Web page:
We see this adaptability of concept and practice as a result of the core material—water—expressing its will to action. The overarching concept of liquid memories revealed itself to us as a state of consciousness unencumbered by the limits of confinement, whether physical or psychological. The success of the liquid memories workshop resulted from the ‘liquid team’—Maria João, Joana, Miguel, and Betina—who accepted the invitation to experiment collectively online from January to March 2021. This environment of trust and mutual support was shared by the extended pool of ‘liquid collaborators’ who joined us at the live editing lab held on Zoom on March 5, 2021. They all accepted the challenge to explore liquid methodologies with our chosen archives and their own photographs; some of these extended into full photographic projects, new photo-essays created in response to the lab.

The studio’s main interest is mobile strategies in photography and photobook publishing. We saw it as msdm’s distinct purpose to use the opportunity to learn about the material mobilities of water and to connect this with the fluid materialities of digital archives and photobook publishing.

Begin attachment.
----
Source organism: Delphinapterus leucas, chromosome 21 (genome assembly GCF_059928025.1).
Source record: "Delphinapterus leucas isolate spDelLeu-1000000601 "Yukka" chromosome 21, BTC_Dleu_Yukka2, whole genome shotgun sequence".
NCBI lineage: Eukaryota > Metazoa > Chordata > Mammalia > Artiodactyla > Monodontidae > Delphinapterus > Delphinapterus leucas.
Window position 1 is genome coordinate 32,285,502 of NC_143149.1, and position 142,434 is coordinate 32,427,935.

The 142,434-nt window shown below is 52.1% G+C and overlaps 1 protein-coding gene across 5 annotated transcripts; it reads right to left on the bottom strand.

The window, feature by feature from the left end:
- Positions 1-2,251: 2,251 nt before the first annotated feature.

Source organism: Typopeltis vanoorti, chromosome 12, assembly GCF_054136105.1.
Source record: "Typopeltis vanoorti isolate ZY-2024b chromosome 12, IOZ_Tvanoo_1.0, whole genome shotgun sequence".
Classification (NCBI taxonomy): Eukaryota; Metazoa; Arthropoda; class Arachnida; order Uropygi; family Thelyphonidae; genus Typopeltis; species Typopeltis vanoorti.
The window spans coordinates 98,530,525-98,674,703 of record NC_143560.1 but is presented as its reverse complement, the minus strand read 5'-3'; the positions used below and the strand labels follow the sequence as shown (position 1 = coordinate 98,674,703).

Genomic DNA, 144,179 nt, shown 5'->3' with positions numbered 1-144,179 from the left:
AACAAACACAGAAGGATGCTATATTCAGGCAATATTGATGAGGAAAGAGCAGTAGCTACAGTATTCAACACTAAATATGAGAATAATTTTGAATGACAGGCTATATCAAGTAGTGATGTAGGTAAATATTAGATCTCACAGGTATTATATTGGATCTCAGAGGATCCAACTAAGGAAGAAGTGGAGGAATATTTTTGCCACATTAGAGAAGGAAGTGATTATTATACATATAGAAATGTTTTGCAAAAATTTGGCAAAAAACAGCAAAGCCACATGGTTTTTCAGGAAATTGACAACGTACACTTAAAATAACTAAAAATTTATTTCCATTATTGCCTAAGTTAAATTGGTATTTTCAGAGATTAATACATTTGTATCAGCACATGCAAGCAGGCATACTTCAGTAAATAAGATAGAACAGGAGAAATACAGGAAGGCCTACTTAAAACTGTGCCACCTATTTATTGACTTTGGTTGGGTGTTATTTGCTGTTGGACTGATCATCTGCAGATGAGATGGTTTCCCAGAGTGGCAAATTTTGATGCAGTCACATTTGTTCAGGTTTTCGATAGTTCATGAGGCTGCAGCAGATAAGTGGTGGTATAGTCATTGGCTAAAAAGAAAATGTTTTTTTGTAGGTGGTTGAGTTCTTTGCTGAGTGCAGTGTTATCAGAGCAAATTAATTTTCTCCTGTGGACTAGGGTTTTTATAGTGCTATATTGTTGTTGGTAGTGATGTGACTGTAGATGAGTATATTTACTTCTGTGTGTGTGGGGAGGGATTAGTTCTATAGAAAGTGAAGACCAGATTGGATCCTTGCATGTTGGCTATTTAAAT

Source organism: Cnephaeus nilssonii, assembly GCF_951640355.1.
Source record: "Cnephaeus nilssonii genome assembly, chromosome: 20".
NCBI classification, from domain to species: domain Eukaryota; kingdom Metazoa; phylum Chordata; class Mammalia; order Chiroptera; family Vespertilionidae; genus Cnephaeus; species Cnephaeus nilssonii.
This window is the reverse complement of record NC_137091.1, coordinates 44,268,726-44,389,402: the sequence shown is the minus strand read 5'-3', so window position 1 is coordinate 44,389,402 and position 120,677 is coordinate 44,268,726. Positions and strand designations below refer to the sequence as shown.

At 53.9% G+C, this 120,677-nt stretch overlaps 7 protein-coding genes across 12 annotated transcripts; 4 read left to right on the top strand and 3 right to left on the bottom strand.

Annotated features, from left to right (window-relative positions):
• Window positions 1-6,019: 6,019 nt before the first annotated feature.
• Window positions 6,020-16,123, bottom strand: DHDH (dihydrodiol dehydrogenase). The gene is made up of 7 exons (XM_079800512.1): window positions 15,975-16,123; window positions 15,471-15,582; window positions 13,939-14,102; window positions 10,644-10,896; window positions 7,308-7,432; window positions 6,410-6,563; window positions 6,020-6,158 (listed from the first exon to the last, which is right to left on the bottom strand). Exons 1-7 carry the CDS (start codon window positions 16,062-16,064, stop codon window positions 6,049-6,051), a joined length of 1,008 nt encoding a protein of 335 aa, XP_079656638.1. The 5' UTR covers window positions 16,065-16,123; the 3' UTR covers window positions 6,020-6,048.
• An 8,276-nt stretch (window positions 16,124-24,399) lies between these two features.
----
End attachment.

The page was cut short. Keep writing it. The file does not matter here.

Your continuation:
The river’s waters were used to enter into a dialogue with the historical photographs and develop the liquid methodology of indaguar (watery query: watery query or water enquiry).

Step-by-step guided exercises were developed to help us figure our bodies of water, with a focusing moment of connection with the intricacy of watery memories. The words ‘water’ and ‘enquiry’ were joined to form a new word that doesn’t feature in standard dictionaries and suggests a felt sense of enquiring with water.

Watery query finds its inspiration in the processes of Thinking At the Edge (TAE) proposed by American philosopher Eugene Gendlin. We used an embodied intuiting and deep listening exercise to articulate bodily implicit experiences of water that are below consciousness and may not be immediately accessible. Our conceptual kit includes other concepts such as ‘watery places’ (Cecilia Chen), ‘sea of memory’ (Janine Macleod), and ‘bodies of water’ (Astrida Neimanis) to formulate a fluid process of thinking with water.